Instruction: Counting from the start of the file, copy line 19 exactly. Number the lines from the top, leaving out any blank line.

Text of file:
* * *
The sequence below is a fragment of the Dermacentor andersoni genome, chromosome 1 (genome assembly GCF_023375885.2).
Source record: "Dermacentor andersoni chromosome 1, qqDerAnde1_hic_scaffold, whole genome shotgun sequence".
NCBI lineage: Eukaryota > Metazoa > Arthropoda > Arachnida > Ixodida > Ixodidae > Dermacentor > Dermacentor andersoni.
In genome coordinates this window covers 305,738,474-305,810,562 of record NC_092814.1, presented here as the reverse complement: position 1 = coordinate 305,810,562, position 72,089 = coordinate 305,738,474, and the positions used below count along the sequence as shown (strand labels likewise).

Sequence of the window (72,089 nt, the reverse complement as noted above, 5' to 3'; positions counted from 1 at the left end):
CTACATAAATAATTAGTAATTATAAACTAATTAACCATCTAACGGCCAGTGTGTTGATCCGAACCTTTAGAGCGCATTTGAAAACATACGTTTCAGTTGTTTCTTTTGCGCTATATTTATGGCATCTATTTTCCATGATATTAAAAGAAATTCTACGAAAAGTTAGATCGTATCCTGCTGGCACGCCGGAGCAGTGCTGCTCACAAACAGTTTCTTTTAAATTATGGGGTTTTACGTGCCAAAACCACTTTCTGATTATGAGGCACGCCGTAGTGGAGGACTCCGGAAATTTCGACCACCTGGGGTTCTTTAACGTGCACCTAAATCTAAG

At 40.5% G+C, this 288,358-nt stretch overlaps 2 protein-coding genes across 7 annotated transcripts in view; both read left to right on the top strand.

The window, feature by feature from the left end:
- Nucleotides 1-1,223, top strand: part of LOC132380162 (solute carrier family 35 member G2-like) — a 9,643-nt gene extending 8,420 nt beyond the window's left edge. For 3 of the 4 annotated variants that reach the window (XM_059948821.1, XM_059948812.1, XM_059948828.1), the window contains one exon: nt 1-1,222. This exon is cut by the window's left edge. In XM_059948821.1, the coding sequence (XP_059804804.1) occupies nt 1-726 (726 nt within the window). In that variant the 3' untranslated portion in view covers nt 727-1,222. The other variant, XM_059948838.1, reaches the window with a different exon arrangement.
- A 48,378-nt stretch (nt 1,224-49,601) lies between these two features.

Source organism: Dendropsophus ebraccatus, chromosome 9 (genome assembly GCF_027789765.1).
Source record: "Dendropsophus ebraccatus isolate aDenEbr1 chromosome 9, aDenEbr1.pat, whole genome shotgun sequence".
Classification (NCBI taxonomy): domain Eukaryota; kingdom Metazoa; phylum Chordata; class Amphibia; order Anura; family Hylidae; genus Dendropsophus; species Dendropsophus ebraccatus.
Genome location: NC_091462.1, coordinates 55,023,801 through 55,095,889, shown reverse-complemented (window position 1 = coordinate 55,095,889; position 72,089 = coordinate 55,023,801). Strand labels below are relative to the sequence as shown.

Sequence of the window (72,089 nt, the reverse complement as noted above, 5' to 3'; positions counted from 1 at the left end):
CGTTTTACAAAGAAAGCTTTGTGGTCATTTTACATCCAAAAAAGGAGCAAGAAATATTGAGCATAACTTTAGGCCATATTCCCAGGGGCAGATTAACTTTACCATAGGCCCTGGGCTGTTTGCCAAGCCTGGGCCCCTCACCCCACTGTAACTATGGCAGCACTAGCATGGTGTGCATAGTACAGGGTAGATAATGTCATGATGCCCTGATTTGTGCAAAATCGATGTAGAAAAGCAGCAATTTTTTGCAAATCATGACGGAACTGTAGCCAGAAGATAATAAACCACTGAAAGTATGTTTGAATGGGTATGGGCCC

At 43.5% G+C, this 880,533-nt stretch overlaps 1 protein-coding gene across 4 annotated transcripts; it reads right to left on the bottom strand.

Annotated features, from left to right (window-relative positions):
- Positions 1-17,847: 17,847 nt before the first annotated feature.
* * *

- Positions 1-17,847: 17,847 nt before the first annotated feature.